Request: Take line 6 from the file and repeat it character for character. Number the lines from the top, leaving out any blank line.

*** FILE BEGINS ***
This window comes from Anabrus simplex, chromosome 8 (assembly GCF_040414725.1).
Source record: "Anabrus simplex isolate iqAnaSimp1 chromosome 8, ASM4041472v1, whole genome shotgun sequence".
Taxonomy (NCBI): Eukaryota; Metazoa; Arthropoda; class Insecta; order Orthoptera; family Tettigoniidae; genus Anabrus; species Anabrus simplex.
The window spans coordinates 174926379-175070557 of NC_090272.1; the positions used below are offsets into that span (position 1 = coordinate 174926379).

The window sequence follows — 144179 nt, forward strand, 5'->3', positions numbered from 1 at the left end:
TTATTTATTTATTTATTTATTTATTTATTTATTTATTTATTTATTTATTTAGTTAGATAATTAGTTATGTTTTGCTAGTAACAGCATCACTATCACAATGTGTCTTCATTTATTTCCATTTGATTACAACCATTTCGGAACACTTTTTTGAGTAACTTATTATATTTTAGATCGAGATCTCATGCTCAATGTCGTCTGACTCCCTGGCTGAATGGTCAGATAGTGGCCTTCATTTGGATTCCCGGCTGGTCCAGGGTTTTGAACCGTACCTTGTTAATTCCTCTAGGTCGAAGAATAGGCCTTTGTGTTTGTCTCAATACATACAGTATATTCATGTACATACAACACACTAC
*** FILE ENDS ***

TTATTTATTTATTTATTTATTTATTTATTTATTTATTTATTTATTTATTTAGTTAGATAATTAGTTATGTTTTGCTAGTAACAGCATCACTATCACAATGTGTCTTCATTTATTTCCATTTGATTACAACCATTTCGGAACACTTTTTTGAGTAACTTATTATATTTTAGATCGAGATCTCATGCTCAATGTCGTCTGACTCCCTGGCTGAATGGTCAGATAGTGGCCTTCATTTGGATTCCCGGCTGGTCCAGGGTTTTGAACCGTACCTTGTTAATTCCTCTAGGTCGAAGAATAGGCCTTTGTGTTTGTCTCAATACATACAGTATATTCATGTACATACAACACACTAC